Accessing Criminal Records

Victims of Crime can access criminal records of offenders at www.crimenet.com.au. This site contains Australian criminal records on offenders of violent and sexual crimes, as well as paedophiles, together with general information on crime throughout Australia. The aim of this site is to provide information on crime and criminals and therefore making our home a safer…

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Crime Statistics: Physical assault, sexual assault & armed robberies

In 2005 to 2006 Australians expenditure on the criminal justice system was around $8.5 Billion. In 2006 there were over 200,000 violent crimes in Australia. Physical assaults represent the majority of violent crimes, with an increase of 50% between 1996 to 2006 to over 170,000 physical assaults. Physical assaults are most likely to occur in…

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Responding to Trauma

At some time in your life you are likely to experience or witness a traumatic event. Those events that involve intense fear, helplessness or horror are more likely to result in a disabling response. Examples of traumatic events are criminal assault, sexual abuse, domestic violence and stalking. Common emotional responses include fear, guilt and anger. Common cognitive responses…

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Childhood Abuse and Depression

People who were abused or neglected as children have increased risk of depression. Childhood physical abuse increases the lifetime risk for depression. Child maltreatment increases the risk for current depression. Adults with a history of childhood sexual abuse report more depression symptoms than people who did not experience such trauma. Abused or neglected individual with depression are also more likely to…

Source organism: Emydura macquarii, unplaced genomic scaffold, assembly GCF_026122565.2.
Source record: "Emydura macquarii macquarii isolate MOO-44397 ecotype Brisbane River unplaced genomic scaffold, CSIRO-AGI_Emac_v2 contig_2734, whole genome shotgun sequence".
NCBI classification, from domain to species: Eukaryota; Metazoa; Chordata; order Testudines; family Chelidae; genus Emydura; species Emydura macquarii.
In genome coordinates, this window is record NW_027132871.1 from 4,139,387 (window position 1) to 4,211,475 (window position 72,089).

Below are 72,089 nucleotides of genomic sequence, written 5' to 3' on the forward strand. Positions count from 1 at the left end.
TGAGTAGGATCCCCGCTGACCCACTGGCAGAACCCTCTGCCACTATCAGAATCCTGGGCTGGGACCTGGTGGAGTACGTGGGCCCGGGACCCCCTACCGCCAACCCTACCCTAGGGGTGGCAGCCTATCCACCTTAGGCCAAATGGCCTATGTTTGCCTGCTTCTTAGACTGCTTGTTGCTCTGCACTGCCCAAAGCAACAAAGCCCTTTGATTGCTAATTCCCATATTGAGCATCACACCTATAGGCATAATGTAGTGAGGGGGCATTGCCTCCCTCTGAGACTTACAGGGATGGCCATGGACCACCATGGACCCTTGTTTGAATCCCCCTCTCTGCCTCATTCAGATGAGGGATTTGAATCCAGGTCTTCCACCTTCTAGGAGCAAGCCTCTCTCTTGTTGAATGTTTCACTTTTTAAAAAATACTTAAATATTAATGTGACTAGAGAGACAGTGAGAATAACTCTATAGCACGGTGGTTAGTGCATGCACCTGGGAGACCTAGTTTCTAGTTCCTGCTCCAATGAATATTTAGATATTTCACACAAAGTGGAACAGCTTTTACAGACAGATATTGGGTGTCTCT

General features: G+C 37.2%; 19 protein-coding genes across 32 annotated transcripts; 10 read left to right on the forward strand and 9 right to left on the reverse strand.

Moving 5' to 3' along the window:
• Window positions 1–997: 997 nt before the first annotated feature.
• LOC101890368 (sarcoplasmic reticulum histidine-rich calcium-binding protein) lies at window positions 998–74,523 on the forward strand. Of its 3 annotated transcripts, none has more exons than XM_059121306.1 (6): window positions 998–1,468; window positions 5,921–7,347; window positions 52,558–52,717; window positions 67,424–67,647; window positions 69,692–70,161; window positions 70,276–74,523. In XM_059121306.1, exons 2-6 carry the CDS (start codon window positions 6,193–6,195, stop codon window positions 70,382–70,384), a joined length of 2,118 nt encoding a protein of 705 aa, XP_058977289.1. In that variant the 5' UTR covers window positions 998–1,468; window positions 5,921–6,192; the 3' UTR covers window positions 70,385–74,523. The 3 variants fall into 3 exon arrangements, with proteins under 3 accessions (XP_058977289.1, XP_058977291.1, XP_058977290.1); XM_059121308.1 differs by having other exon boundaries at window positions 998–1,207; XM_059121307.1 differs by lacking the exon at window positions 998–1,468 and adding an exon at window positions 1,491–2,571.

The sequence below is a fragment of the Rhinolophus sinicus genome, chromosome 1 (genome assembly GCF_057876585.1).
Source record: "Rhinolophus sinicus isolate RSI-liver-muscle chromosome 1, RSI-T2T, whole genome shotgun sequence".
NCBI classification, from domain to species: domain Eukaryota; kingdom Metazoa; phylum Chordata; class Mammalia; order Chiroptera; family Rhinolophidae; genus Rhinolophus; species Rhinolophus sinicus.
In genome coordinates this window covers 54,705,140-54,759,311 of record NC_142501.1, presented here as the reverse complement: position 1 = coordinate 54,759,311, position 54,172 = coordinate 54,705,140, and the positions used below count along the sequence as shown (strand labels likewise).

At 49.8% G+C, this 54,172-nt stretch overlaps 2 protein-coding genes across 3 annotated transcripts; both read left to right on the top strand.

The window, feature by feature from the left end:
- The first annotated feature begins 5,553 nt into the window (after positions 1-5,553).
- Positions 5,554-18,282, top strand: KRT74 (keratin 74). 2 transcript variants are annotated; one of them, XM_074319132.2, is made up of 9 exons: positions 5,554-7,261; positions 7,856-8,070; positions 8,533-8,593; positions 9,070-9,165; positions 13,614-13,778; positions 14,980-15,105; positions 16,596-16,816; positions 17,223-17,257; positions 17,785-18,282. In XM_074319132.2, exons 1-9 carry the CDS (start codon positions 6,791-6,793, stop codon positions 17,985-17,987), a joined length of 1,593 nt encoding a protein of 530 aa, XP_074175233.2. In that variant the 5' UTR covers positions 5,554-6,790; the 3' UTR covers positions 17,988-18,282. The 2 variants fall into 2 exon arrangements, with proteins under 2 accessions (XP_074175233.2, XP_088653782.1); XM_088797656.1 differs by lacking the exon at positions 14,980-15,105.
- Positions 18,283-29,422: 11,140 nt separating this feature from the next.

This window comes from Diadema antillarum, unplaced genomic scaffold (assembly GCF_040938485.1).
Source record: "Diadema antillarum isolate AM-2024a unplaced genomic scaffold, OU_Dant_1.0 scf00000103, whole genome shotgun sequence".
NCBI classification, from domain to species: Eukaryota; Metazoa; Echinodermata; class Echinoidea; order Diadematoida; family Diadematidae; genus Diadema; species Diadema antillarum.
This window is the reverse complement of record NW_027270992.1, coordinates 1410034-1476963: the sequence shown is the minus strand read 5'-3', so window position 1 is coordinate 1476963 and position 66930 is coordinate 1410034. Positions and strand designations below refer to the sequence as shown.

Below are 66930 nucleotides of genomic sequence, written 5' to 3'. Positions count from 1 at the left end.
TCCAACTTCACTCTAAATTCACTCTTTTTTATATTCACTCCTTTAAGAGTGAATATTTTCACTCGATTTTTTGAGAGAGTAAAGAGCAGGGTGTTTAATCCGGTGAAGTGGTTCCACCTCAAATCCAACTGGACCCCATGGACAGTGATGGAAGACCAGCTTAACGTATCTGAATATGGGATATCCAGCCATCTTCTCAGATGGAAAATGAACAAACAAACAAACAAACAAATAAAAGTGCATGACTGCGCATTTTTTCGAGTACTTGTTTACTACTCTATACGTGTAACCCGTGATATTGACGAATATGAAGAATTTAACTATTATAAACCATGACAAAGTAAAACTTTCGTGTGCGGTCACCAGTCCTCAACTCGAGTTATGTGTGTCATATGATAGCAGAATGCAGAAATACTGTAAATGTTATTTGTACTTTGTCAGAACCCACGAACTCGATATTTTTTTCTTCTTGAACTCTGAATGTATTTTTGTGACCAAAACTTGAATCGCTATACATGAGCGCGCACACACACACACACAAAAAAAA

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Sexual Assault

Women who become victims of sexual assault typically experience the victimization as a traumatic event, perceiving it as an emotional shock. Common reactions to this kind of trauma are:

  • Fear of losing control of their lives.
  • Re-experiencing the assault in thoughts and dreams.
  • Trouble concentrating.
  • Feelings of guilt.
  • Self-image frequently suffers; many women report feeling “dirty’ and shower frequently in an effort to be clean.
  • Sense of sadness, feeling “down”, and depressed.
  • It is not unusual to see disruption in relationships with others.
  • Loss of interest in sexual relations.
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Domestic Violence

Domestic violence is a crime. Women are at greater risk at home than on the street. Most violence in the home is committed by men. Women and children are most of the victims.

Domestic violence is any behavior which causes physical, sexual or psychological damage or causes someone to live in fear. Physical and sexual violence are the more obvious forms of violence. Rape within marriage is a crime in Victoria. Other forms of violence include making you think you are crazy, locking you in the house, threatening to kill the children, treating you like a servant, and so on. Some have said that these things are just as damaging as physical violence.

If you are in a violent relationship you may feel degraded and alone, afraid to tell anyone, worried about what others will think, afraid that it is your fault, scared that it will get worse if you leave, insecure about your children’s future, frustrated and sad because you have tried everything to change the situation, guilty about leaving, that you have failed as a wife and mother. You are not to blame about the violence. You have a right to be safe. You have the right to live a life free of violence.

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